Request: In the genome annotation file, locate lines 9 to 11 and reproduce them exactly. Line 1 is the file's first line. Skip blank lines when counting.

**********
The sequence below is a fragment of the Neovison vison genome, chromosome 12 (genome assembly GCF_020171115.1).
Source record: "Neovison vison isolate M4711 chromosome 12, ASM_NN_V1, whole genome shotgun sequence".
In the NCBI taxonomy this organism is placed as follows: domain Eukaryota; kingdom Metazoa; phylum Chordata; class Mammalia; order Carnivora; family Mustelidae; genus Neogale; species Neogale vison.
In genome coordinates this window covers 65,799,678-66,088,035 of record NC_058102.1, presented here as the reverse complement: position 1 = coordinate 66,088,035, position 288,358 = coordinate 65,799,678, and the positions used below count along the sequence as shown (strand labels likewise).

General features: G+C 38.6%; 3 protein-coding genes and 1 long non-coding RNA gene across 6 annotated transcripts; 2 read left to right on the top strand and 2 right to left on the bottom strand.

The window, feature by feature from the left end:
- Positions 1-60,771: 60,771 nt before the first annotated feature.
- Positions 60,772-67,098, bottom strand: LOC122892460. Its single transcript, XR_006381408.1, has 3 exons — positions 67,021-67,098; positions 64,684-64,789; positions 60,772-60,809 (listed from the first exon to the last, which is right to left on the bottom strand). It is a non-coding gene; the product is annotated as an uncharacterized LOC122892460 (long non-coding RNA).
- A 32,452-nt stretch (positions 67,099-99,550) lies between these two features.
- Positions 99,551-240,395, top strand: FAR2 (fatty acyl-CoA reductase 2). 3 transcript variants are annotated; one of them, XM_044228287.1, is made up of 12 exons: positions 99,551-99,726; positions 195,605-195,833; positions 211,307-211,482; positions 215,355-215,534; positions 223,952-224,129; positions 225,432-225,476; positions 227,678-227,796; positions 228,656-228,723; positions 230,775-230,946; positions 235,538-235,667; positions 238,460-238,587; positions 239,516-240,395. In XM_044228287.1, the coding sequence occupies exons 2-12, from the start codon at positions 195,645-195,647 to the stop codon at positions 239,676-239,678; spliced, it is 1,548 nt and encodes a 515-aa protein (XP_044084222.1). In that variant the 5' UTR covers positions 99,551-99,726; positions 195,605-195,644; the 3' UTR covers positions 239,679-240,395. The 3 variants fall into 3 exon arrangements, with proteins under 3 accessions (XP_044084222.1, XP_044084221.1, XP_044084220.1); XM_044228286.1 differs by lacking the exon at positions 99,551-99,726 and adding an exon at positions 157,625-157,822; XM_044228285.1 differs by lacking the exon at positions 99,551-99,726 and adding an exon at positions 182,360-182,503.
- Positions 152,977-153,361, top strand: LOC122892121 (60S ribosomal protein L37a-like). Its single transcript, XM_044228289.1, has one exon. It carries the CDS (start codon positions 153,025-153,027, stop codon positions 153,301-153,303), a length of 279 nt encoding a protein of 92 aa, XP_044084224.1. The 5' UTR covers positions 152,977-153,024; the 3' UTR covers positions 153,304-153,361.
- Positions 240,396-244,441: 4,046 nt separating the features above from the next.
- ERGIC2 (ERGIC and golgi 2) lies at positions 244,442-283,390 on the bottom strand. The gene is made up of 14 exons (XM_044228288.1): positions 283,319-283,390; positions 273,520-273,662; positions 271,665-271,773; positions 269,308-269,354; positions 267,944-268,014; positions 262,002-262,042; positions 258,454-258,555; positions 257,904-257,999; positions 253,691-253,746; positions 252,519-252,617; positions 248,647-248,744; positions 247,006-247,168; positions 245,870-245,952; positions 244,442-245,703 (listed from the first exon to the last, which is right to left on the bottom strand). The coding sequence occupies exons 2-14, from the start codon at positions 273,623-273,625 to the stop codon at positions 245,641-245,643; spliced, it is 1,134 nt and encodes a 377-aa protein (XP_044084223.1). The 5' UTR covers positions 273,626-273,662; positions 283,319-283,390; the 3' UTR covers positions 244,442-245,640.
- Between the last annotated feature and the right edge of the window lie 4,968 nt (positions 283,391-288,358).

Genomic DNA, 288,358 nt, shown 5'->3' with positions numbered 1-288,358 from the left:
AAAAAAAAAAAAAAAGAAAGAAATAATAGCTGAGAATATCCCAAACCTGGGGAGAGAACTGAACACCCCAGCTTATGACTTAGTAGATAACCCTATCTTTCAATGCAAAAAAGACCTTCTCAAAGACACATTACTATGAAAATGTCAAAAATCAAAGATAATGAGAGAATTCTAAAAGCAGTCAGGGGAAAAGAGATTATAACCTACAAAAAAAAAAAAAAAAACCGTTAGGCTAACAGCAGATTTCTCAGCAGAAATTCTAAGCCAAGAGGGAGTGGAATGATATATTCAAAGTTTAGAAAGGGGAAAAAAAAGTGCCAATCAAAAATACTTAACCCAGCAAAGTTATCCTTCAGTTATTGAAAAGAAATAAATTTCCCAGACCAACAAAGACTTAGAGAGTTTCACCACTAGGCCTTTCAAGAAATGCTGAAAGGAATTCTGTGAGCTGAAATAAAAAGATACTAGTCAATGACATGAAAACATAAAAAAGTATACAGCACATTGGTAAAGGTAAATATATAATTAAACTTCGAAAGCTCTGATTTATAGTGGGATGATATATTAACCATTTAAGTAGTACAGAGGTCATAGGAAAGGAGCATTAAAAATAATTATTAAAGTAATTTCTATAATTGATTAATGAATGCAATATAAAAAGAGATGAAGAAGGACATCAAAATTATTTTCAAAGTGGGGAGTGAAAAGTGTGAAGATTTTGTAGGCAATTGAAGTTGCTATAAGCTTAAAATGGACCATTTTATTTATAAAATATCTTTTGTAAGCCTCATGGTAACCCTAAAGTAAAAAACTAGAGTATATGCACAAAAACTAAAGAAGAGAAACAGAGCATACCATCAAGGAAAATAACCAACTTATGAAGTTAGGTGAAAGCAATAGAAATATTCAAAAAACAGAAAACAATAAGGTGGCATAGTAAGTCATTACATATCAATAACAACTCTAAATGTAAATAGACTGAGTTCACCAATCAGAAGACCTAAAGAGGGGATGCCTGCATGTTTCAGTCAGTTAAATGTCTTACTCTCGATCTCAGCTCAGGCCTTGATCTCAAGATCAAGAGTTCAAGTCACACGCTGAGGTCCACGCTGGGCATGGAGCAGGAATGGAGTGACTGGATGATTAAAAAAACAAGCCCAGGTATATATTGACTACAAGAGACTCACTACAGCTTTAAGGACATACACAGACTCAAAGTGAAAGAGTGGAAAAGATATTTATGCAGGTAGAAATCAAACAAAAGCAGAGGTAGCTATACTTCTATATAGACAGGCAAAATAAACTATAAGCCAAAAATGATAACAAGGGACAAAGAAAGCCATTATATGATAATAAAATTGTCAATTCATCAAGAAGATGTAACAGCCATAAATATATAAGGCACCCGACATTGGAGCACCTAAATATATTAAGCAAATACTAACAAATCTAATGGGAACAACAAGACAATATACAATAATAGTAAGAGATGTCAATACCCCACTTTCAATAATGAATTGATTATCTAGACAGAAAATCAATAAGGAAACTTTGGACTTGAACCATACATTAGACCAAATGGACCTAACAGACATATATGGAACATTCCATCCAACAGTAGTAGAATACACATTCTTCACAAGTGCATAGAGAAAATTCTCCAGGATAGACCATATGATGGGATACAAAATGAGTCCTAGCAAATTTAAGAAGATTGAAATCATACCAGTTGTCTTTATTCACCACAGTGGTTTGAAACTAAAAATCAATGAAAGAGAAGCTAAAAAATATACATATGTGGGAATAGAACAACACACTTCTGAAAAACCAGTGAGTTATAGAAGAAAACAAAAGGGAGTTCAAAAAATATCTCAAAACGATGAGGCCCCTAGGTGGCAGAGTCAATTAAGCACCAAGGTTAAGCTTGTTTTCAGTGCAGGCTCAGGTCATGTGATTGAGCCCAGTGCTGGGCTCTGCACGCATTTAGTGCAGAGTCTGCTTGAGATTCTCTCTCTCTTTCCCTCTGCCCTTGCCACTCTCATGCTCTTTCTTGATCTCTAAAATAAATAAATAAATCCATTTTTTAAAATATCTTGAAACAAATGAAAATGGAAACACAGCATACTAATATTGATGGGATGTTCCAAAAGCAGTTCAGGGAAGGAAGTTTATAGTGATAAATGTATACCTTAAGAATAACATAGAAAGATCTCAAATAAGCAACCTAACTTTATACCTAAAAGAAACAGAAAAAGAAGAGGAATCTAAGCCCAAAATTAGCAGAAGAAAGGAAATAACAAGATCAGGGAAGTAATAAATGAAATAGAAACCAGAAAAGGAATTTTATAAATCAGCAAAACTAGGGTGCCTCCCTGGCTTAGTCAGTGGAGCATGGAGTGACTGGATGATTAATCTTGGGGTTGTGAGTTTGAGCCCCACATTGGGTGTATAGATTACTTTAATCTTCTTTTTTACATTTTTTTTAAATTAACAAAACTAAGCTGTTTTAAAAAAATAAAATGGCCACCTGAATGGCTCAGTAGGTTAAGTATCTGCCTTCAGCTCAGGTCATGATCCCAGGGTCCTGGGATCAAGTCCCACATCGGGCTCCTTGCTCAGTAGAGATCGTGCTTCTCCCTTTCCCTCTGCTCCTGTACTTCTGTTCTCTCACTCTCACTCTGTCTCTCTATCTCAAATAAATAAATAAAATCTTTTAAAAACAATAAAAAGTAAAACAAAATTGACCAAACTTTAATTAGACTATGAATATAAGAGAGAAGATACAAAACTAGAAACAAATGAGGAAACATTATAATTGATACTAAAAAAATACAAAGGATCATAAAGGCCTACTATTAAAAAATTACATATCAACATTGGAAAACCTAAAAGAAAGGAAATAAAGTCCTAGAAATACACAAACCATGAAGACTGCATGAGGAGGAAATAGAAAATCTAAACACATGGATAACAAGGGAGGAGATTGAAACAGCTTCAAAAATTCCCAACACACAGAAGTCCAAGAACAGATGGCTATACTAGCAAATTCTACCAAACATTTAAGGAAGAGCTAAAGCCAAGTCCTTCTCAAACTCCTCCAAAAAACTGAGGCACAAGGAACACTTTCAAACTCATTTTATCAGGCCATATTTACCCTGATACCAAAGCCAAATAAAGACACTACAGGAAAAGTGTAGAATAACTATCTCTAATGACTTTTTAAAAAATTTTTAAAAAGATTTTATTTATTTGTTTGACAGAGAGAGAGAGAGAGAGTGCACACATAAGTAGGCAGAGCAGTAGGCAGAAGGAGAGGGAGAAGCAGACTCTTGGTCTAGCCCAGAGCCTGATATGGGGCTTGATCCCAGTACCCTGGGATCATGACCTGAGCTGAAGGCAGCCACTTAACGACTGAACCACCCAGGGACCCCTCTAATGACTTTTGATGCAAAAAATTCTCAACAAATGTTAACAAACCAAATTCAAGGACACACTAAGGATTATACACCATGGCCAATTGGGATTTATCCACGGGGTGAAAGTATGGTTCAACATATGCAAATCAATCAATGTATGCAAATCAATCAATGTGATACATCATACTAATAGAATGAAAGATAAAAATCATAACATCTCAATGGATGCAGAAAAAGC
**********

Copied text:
- A 32,452-nt stretch (positions 67,099-99,550) lies between these two features.
- Positions 99,551-240,395, top strand: FAR2 (fatty acyl-CoA reductase 2). 3 transcript variants are annotated; one of them, XM_044228287.1, is made up of 12 exons: positions 99,551-99,726; positions 195,605-195,833; positions 211,307-211,482; positions 215,355-215,534; positions 223,952-224,129; positions 225,432-225,476; positions 227,678-227,796; positions 228,656-228,723; positions 230,775-230,946; positions 235,538-235,667; positions 238,460-238,587; positions 239,516-240,395. In XM_044228287.1, the coding sequence occupies exons 2-12, from the start codon at positions 195,645-195,647 to the stop codon at positions 239,676-239,678; spliced, it is 1,548 nt and encodes a 515-aa protein (XP_044084222.1). In that variant the 5' UTR covers positions 99,551-99,726; positions 195,605-195,644; the 3' UTR covers positions 239,679-240,395. The 3 variants fall into 3 exon arrangements, with proteins under 3 accessions (XP_044084222.1, XP_044084221.1, XP_044084220.1); XM_044228286.1 differs by lacking the exon at positions 99,551-99,726 and adding an exon at positions 157,625-157,822; XM_044228285.1 differs by lacking the exon at positions 99,551-99,726 and adding an exon at positions 182,360-182,503.
- Positions 152,977-153,361, top strand: LOC122892121 (60S ribosomal protein L37a-like). Its single transcript, XM_044228289.1, has one exon. It carries the CDS (start codon positions 153,025-153,027, stop codon positions 153,301-153,303), a length of 279 nt encoding a protein of 92 aa, XP_044084224.1. The 5' UTR covers positions 152,977-153,024; the 3' UTR covers positions 153,304-153,361.